Horn fallen off 1

Removing Cattle Horns—All You Need to Know

Jan 1

Author: Aderjan (Jan) Jacobus Botma

Jan Botma was born and raised on a farm near Wolmaransstad. He studied law at the North-West University and worked as a real estate agent, before shifting to business and farm management at the Firth Group. Jan also owns and manages a small wood-processing start-up business. In his spare time, Jan teaches financial education to local community members and advocates the world’s transition to sustainable renewable energy usage.

Have you ever wondered why some cattle breeds have horns and others not? Perhaps you’ve never given this some thought either. The interesting thing is that there’s a perfectly good reason why the horns of some cattle breeds are purposefully removed. This article offers insights into the cattle dehorning process and why it’s done.

Introduction—Cattle with sharp horns can be dangerous

When working with cattle, the most dangerous part of the job is to make sure to not get in the way of their dangerous sharp horns. When working in the veld, or in a cattle press, cattle’s horns often present problems. It only takes one wild swing and you have a potential life-threatening injury on your hands. Additionally, the cattle bruise each other’s bodies with their horns as well.

Solution—Dehorn cattle for safer handling and cattle management

There is a way to avoid this problem: Dehorn your cattle for safe handling and cattle management.  Dehorning of cattle is the process of removing either a part of, or the entire set of horns of a cow/bull. This is done through a variety of methods.

Explained—3 common methods of dehorning cattle

The three most common methods of dehorning cattle are:

  1. Tipping: Removing only the tips of the horns
  2. Manual dehorning: removing the entire horn mechanically/clipping/sawing
  3. Dehorning by banding: removing the entire horn through the placement of very tight rubberised bands around the base of the horn.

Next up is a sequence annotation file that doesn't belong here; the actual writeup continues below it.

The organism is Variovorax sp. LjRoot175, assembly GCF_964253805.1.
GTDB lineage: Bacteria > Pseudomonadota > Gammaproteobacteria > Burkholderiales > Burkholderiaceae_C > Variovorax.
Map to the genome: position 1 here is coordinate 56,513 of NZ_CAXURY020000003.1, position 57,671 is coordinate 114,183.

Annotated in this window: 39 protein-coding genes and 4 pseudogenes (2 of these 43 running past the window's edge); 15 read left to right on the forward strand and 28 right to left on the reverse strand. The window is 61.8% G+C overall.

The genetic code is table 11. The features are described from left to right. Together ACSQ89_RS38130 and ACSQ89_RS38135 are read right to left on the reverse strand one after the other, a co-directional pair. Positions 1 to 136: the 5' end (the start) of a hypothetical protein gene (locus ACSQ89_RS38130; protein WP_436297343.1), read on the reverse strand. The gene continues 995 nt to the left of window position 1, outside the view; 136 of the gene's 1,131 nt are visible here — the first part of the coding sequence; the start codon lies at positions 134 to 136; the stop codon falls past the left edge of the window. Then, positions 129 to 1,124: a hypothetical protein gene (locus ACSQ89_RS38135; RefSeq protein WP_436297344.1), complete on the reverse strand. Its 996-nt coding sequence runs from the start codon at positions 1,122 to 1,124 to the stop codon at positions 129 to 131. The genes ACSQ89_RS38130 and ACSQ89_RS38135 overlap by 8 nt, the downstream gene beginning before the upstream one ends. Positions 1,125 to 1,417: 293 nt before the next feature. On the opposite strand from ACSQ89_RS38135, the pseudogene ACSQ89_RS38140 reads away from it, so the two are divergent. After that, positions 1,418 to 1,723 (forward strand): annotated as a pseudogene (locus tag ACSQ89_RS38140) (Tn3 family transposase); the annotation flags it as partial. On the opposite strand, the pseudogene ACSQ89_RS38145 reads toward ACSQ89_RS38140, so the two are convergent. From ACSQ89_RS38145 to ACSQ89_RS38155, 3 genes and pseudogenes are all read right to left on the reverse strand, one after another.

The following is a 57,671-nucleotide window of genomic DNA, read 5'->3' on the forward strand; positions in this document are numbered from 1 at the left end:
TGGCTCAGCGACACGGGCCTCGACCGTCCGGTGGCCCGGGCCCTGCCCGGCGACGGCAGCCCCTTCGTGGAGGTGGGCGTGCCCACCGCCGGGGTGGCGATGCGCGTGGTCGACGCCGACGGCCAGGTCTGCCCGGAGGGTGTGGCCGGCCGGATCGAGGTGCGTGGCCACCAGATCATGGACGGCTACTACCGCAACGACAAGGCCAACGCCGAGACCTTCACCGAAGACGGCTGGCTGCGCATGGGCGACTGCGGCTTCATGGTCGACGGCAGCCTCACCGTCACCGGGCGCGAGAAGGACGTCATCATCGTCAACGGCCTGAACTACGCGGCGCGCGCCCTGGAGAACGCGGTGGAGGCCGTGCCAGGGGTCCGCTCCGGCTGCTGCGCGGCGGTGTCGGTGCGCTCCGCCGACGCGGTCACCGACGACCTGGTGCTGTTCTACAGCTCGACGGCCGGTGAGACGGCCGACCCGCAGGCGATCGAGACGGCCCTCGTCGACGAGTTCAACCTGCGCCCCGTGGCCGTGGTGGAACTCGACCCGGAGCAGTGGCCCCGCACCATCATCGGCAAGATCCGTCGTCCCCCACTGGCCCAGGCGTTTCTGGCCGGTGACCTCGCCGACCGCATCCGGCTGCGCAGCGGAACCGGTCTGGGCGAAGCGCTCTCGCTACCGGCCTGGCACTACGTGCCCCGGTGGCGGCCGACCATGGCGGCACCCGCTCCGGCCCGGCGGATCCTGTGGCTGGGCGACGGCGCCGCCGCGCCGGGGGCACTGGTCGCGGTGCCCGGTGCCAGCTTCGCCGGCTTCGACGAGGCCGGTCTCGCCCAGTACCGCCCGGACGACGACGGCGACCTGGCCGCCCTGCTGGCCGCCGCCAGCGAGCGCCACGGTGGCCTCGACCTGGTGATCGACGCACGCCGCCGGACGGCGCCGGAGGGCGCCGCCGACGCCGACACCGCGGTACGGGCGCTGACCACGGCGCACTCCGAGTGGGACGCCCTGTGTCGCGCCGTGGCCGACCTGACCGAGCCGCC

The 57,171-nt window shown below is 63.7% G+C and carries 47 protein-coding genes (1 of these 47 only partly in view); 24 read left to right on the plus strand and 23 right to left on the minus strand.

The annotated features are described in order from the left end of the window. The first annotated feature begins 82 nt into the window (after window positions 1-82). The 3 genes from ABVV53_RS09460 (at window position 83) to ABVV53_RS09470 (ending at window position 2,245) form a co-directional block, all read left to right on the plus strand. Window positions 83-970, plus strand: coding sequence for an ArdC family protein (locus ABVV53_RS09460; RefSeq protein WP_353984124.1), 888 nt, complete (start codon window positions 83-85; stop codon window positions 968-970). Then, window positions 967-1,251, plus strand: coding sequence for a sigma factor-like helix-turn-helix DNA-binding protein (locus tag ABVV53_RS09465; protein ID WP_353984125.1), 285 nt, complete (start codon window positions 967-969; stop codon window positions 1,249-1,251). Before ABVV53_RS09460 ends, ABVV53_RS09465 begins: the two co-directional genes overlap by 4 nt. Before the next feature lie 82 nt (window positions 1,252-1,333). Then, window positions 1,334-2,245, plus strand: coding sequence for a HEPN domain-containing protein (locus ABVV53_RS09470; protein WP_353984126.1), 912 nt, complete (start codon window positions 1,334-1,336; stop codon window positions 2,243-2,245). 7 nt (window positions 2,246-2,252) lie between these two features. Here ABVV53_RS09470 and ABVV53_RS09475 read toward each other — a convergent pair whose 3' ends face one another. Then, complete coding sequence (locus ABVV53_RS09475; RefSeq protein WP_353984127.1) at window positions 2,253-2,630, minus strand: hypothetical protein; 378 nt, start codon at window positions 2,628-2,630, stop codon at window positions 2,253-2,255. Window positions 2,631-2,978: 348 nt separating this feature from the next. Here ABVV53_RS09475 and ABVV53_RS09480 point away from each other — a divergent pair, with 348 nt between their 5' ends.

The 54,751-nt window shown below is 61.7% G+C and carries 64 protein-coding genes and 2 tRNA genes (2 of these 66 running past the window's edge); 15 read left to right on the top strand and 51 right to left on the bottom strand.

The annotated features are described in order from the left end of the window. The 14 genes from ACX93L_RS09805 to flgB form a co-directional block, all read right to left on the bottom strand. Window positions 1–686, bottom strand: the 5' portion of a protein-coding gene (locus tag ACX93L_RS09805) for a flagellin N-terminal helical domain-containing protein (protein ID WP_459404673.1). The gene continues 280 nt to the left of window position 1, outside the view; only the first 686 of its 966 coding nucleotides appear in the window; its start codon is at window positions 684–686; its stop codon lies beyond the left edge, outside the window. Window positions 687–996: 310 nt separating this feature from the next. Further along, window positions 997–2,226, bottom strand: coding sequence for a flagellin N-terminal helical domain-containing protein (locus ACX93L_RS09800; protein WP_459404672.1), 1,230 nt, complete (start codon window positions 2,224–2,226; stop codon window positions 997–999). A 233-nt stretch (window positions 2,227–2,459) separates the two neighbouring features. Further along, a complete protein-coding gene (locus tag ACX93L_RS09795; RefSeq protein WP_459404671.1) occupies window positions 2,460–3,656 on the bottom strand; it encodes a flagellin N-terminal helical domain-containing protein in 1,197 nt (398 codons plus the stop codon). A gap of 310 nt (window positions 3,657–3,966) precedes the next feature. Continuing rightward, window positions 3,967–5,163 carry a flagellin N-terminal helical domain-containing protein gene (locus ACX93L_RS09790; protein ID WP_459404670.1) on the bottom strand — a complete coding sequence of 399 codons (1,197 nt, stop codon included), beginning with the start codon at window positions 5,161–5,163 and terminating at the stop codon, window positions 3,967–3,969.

Removal of horns has become a common practice among farmers. For the cattle however, the process of removing the horns can be stressful, painful and sometimes even traumatic. For this reason, many farmers prefer to farm with and breed cattle that naturally do not have any horns. For example, at the Firth Group, most of our cattle are of the Brangus breed, which do not have any horns.

By breeding cattle without any horns, the entire dehorning process is unnecessary, meaning also, that the cattle don’t have to endure the oftentimes uncomfortable dehorning experience.

This is not always an option though, so when you have to make use of a dehorning method, there are a few things to consider:

  • The pain/discomfort/trauma that the cattle goes through
  • The risk of infection through the wound

Banding technique—The preferred dehorning process

The old-fashioned way of removing the horns through clipping or sawing them off can be painful for the cattle and even have a long-lasting traumatic effect—not to mention the risk of infection that such a gaping wound would pose.

At Firth Red Brangus and Firth Wagyu, we employ the use of the more favorable—eco-friendly—banding technique. This technique is a far less painful and efficient way of removing the horns. Recommended by local and global farmers, this new way of dehorning cattle seems to be well on its way to becoming the new normal for farmers all around the world.

Banding technique—How it works

So, how exactly does this dehorning process by banding actually work?